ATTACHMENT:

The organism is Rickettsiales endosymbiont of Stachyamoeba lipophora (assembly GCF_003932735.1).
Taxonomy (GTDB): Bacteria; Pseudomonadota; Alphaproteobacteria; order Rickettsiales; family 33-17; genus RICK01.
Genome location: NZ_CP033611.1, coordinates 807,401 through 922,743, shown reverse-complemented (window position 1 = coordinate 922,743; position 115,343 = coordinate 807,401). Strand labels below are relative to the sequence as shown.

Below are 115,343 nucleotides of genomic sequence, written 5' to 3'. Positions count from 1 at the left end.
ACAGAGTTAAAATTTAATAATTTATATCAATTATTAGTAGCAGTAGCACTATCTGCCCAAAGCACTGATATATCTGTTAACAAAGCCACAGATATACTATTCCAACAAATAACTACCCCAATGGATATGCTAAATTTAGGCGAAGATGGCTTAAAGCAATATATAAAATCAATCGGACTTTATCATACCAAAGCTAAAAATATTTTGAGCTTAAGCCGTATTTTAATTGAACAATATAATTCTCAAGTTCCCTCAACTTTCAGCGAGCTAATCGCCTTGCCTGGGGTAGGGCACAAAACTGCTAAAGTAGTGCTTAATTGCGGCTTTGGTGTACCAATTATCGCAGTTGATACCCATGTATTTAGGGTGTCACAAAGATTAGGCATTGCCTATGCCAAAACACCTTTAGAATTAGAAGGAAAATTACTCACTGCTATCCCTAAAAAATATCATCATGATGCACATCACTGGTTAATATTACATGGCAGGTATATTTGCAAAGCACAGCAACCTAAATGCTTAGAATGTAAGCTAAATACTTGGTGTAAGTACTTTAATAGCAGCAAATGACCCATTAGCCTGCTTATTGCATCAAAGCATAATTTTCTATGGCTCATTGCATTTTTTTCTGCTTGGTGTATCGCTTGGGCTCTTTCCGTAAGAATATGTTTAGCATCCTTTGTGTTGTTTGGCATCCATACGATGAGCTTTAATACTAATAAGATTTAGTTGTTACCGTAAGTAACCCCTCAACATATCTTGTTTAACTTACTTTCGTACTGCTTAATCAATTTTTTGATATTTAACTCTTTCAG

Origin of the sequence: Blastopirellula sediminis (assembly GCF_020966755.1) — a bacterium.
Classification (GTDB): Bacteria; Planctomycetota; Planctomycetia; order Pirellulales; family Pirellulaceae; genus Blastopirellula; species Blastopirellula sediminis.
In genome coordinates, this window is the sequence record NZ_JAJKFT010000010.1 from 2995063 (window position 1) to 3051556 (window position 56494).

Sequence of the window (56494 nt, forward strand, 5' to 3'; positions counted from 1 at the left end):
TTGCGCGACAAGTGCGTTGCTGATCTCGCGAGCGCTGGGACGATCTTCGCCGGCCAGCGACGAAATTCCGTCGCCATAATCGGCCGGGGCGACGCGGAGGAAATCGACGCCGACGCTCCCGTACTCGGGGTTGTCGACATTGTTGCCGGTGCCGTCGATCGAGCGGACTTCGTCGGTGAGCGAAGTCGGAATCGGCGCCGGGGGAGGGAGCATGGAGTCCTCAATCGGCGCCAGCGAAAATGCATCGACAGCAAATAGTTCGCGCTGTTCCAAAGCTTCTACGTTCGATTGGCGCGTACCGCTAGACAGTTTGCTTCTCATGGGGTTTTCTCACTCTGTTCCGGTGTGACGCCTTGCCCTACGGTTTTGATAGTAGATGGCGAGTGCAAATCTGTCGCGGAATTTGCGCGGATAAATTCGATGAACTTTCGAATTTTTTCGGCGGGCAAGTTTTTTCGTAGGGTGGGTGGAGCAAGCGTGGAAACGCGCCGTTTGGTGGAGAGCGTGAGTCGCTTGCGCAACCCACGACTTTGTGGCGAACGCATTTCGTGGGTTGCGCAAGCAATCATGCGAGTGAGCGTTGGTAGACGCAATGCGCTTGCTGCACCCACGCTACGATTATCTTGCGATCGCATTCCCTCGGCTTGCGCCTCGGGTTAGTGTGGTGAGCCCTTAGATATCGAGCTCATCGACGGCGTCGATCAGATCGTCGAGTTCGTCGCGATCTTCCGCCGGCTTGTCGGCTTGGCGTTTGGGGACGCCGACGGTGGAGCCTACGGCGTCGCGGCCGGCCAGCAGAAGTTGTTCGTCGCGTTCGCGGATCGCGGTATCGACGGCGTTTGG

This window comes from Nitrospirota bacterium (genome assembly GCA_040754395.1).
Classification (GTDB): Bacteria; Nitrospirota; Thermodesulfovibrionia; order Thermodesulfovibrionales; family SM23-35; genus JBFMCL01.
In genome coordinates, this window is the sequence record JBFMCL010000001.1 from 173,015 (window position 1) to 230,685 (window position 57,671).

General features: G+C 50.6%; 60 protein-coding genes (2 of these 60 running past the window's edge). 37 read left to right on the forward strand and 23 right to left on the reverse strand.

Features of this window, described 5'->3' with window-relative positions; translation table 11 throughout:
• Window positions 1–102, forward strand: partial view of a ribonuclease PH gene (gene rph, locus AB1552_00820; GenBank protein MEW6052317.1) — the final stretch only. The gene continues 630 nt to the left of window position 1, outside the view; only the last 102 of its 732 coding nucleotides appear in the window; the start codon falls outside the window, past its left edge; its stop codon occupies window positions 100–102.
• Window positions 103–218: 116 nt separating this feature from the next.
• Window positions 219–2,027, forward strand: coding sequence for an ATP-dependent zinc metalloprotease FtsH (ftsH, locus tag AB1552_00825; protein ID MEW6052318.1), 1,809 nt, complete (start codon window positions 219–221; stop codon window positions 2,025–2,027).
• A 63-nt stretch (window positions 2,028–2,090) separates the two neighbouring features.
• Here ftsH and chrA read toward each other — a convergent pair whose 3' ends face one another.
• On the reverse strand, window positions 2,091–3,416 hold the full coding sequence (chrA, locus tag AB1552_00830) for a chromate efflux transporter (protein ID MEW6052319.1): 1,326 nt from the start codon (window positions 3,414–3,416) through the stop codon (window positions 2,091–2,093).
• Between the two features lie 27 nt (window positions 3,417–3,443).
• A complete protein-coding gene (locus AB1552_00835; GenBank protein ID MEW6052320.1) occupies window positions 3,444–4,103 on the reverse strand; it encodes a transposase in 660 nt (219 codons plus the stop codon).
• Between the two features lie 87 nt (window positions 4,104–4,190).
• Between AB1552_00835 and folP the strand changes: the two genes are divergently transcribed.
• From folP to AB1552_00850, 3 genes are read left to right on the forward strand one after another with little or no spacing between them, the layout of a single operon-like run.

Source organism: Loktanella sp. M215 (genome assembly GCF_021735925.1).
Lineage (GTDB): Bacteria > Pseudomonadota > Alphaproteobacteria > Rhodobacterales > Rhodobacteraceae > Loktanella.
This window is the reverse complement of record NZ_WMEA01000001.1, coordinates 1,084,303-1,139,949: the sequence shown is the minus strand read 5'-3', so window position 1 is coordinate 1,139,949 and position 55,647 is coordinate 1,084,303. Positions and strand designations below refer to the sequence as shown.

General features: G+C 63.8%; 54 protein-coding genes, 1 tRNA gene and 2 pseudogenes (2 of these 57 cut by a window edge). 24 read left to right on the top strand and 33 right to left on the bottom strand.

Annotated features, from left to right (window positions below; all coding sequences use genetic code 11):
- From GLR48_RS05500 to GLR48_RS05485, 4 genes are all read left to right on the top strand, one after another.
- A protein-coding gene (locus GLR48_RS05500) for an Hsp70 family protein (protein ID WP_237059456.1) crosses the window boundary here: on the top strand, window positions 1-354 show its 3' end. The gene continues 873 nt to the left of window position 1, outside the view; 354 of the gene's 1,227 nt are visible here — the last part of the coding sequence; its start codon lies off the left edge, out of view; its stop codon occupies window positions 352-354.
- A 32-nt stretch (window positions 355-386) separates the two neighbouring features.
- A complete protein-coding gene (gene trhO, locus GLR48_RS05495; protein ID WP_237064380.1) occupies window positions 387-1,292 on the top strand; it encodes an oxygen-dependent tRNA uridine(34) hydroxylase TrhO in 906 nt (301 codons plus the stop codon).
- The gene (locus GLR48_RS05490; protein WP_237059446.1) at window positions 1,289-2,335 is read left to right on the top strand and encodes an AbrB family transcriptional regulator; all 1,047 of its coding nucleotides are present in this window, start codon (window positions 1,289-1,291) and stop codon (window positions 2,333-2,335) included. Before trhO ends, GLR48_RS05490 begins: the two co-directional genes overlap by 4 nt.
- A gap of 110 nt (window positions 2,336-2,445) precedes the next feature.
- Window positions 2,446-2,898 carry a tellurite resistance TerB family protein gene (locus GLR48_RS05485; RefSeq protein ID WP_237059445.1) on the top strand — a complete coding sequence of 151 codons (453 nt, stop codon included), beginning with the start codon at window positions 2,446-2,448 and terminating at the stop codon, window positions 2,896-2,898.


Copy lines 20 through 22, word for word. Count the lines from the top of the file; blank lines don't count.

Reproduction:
• Here ftsH and chrA read toward each other — a convergent pair whose 3' ends face one another.
• On the reverse strand, window positions 2,091–3,416 hold the full coding sequence (chrA, locus tag AB1552_00830) for a chromate efflux transporter (protein ID MEW6052319.1): 1,326 nt from the start codon (window positions 3,414–3,416) through the stop codon (window positions 2,091–2,093).
• Between the two features lie 27 nt (window positions 3,417–3,443).